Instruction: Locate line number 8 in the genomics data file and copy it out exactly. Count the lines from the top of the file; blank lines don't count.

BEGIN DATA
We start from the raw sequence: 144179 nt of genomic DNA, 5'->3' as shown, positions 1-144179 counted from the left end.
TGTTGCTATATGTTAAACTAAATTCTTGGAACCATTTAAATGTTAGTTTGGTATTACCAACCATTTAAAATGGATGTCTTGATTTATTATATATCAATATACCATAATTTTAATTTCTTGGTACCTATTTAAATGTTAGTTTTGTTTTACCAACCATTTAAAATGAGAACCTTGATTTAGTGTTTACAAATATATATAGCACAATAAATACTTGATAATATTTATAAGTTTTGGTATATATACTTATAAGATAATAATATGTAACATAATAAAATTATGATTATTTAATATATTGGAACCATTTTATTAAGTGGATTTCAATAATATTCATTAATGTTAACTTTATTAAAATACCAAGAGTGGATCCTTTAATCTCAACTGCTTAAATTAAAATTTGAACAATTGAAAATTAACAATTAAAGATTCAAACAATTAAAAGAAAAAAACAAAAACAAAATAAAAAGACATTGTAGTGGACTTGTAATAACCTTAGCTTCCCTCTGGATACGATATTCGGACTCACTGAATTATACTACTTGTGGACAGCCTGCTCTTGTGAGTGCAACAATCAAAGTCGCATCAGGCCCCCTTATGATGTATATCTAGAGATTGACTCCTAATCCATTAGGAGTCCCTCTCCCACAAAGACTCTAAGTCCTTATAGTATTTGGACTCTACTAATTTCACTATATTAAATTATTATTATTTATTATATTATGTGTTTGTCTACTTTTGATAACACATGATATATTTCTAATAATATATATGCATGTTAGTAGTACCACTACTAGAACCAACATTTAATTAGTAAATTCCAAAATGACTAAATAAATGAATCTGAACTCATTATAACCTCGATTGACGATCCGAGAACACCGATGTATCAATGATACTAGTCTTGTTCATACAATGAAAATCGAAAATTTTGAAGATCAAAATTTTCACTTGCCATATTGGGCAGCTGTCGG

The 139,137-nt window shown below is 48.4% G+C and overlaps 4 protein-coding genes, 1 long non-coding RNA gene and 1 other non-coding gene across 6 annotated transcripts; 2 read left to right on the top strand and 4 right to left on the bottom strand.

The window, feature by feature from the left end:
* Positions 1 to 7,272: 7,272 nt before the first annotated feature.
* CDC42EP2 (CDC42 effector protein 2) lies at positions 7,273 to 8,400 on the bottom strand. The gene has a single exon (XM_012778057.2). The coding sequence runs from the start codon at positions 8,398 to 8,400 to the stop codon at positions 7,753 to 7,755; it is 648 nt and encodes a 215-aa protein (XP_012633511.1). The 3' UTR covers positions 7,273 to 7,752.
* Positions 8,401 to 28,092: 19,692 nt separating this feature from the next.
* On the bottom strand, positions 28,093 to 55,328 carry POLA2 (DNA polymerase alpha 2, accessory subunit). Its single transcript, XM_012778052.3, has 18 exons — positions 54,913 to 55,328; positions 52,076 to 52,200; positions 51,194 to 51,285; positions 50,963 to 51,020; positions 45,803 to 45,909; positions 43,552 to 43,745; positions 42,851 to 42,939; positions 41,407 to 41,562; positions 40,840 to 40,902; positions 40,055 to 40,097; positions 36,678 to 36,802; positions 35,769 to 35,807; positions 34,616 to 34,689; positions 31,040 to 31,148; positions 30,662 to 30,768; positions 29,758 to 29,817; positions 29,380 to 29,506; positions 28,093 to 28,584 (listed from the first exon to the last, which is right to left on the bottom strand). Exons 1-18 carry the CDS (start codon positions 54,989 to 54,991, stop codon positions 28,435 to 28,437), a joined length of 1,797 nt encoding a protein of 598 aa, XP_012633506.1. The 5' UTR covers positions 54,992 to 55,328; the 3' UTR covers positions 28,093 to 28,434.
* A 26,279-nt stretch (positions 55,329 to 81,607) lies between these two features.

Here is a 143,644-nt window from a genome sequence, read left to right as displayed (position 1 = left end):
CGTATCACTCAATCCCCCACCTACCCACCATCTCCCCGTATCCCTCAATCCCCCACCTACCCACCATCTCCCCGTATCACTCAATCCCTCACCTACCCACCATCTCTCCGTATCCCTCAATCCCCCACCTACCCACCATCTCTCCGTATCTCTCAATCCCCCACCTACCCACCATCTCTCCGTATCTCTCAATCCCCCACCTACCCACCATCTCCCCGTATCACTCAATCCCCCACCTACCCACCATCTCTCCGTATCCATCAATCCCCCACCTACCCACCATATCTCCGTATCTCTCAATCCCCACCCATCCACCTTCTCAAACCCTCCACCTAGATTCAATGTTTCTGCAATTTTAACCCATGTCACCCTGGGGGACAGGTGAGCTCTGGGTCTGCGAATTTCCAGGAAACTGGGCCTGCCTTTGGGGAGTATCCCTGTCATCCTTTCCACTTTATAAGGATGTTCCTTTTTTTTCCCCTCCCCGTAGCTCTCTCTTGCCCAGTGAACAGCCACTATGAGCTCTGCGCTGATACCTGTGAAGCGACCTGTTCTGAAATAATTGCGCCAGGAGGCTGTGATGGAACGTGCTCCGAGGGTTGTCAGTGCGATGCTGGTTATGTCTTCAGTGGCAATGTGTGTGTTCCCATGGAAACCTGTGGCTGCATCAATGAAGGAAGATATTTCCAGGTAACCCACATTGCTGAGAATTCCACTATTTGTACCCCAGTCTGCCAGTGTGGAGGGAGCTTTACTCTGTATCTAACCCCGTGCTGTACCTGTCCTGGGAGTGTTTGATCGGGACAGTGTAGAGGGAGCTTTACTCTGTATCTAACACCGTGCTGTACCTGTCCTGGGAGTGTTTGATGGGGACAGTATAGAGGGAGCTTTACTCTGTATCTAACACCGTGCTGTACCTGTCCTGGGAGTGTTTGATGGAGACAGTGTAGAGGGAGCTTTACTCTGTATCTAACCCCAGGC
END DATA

* On the bottom strand, positions 28,093 to 55,328 carry POLA2 (DNA polymerase alpha 2, accessory subunit). Its single transcript, XM_012778052.3, has 18 exons — positions 54,913 to 55,328; positions 52,076 to 52,200; positions 51,194 to 51,285; positions 50,963 to 51,020; positions 45,803 to 45,909; positions 43,552 to 43,745; positions 42,851 to 42,939; positions 41,407 to 41,562; positions 40,840 to 40,902; positions 40,055 to 40,097; positions 36,678 to 36,802; positions 35,769 to 35,807; positions 34,616 to 34,689; positions 31,040 to 31,148; positions 30,662 to 30,768; positions 29,758 to 29,817; positions 29,380 to 29,506; positions 28,093 to 28,584 (listed from the first exon to the last, which is right to left on the bottom strand). Exons 1-18 carry the CDS (start codon positions 54,989 to 54,991, stop codon positions 28,435 to 28,437), a joined length of 1,797 nt encoding a protein of 598 aa, XP_012633506.1. The 5' UTR covers positions 54,992 to 55,328; the 3' UTR covers positions 28,093 to 28,434.